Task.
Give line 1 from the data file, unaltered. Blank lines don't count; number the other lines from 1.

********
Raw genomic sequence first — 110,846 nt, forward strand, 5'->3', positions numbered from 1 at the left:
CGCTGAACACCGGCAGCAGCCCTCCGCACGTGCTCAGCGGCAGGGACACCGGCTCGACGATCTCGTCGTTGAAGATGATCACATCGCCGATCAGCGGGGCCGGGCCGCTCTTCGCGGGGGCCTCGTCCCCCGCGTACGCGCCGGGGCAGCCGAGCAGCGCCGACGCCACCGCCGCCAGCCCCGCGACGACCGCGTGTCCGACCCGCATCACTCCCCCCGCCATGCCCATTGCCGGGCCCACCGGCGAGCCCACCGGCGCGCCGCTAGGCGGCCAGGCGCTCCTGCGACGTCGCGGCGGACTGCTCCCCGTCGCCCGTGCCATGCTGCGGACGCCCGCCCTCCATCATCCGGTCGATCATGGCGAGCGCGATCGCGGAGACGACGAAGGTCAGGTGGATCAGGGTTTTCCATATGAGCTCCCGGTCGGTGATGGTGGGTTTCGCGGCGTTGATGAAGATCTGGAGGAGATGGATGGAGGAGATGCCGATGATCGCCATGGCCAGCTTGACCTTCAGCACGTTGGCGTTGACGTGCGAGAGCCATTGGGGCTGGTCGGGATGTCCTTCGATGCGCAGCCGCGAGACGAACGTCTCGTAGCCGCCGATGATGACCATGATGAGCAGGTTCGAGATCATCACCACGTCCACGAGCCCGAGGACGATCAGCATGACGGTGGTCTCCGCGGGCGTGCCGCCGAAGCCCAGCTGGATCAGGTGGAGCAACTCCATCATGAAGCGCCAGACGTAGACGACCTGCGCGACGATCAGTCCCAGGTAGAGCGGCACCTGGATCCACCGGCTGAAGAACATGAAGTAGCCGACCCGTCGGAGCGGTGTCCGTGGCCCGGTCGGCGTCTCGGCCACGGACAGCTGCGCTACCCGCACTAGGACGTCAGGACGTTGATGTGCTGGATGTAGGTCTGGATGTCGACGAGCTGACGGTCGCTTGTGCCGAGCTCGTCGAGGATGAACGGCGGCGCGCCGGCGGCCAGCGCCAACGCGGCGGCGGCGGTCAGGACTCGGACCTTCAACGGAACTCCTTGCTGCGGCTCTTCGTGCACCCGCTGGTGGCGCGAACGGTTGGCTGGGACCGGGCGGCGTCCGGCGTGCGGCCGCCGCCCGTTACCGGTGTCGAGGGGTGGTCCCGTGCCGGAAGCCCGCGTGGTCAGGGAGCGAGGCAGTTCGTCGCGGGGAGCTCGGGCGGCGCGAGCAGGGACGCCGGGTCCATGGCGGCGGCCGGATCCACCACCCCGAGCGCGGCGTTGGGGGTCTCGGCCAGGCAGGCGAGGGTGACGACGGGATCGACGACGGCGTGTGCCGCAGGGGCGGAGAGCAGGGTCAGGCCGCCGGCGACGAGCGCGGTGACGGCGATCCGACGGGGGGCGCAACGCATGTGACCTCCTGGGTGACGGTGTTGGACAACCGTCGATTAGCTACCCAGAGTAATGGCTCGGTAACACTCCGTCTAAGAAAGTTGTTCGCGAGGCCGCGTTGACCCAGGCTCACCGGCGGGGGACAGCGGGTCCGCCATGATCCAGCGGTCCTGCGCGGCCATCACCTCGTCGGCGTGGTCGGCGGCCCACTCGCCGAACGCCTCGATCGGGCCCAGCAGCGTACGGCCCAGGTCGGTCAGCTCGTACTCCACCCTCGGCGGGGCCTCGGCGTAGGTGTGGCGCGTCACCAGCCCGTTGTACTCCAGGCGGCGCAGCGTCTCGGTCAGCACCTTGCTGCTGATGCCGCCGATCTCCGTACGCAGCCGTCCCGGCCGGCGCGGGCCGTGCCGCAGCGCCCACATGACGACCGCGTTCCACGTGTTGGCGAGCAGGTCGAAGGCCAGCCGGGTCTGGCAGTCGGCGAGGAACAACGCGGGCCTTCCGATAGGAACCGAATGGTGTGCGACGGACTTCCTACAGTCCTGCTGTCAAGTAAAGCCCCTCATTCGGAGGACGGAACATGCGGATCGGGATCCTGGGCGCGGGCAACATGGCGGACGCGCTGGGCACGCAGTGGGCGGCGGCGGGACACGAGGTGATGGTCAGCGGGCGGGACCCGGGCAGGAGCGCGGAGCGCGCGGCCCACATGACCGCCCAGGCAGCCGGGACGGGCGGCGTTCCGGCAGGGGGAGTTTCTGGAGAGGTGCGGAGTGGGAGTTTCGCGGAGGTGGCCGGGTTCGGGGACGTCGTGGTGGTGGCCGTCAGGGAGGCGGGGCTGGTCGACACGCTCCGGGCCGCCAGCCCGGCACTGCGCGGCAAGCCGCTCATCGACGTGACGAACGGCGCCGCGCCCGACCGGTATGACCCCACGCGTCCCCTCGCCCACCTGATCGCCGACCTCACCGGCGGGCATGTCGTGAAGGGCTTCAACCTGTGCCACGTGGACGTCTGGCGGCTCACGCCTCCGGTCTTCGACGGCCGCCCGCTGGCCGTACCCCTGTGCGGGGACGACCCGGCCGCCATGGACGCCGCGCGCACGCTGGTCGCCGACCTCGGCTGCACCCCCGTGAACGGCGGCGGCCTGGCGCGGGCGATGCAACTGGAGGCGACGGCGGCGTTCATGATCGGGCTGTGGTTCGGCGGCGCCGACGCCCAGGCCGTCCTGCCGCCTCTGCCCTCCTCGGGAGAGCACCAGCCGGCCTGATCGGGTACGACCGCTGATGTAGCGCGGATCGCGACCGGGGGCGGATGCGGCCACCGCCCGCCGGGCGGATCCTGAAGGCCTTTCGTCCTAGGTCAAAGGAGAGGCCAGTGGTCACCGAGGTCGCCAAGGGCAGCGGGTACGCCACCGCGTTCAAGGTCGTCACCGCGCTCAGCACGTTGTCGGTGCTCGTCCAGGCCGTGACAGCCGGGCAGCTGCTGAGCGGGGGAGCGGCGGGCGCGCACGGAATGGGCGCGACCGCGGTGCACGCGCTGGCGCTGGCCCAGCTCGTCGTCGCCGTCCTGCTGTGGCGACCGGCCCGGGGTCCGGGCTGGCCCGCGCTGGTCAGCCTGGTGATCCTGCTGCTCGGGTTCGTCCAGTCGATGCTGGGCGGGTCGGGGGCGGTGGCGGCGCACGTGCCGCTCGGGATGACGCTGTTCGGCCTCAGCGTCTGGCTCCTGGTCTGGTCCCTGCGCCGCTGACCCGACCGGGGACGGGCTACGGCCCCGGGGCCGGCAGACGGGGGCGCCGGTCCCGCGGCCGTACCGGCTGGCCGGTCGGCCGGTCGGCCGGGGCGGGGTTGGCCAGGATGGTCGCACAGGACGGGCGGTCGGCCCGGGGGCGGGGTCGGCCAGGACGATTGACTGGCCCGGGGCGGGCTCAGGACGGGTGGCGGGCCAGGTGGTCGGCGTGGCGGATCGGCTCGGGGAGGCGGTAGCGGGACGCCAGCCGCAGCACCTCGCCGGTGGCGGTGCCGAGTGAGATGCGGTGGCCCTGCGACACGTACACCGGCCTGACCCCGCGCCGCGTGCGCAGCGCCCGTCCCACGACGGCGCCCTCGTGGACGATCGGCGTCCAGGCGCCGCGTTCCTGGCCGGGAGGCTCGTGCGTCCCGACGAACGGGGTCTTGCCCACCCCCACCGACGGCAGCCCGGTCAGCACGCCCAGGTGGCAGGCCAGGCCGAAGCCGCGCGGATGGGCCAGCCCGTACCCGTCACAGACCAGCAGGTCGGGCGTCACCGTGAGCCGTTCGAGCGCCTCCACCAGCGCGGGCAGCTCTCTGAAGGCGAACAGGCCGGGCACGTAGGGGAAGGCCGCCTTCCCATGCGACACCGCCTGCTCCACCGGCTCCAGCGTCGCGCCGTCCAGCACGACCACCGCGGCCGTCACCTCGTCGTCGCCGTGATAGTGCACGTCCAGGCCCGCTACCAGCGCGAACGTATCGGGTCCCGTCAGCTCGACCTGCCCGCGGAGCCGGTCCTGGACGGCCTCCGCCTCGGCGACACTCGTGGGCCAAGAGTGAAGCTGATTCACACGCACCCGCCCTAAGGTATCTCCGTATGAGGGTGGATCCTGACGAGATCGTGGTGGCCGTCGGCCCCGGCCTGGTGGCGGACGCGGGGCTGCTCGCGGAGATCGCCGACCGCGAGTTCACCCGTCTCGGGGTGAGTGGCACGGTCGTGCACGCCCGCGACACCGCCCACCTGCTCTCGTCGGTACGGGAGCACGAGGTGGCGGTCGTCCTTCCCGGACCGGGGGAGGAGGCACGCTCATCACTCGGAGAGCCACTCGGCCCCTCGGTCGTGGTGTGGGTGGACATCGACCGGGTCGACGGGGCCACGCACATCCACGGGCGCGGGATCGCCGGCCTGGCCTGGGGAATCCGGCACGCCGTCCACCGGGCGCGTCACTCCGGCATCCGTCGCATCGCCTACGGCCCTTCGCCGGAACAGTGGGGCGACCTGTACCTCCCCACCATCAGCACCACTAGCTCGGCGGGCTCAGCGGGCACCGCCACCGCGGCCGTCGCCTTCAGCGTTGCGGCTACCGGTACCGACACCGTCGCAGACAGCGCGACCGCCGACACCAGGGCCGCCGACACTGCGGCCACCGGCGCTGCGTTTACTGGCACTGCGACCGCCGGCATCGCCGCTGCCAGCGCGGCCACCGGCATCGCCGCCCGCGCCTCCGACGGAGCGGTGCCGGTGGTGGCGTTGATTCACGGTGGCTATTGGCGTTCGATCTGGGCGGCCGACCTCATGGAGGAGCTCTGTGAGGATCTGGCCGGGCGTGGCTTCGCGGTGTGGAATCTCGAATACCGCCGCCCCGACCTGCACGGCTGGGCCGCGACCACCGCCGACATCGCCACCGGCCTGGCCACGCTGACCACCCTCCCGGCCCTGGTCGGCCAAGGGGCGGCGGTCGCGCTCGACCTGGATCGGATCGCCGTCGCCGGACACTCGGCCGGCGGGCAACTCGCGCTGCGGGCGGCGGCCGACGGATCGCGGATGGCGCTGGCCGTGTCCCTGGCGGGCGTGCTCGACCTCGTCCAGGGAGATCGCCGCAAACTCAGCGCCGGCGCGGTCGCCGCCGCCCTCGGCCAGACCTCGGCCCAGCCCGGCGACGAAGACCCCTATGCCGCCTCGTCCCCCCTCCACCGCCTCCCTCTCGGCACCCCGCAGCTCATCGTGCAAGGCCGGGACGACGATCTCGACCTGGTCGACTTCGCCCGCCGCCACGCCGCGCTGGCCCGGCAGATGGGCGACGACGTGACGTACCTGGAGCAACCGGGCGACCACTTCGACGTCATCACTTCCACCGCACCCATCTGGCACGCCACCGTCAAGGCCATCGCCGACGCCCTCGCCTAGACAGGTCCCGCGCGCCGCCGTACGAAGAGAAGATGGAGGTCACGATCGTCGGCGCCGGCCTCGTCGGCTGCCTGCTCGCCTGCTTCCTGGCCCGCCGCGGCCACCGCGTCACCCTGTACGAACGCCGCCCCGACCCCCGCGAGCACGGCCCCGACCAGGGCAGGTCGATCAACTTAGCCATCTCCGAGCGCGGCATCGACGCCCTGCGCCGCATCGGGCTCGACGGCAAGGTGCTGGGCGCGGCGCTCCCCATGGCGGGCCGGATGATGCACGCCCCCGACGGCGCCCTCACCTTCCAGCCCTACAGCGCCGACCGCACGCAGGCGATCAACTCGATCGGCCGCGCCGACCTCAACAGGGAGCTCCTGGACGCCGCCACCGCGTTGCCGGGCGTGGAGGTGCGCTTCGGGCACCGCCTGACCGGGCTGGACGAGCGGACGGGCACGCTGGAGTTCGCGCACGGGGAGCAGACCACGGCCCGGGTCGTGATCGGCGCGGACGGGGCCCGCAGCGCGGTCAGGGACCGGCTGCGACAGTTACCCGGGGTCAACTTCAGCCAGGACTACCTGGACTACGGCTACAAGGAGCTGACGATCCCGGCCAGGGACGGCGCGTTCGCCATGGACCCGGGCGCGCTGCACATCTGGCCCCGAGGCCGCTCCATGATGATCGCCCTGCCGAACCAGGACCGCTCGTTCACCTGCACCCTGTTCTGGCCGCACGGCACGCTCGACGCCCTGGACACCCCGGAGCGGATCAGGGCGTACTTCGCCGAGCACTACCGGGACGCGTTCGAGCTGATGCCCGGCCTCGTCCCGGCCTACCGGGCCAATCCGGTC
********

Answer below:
Raw genomic sequence first — 110,846 nt, forward strand, 5'->3', positions numbered from 1 at the left: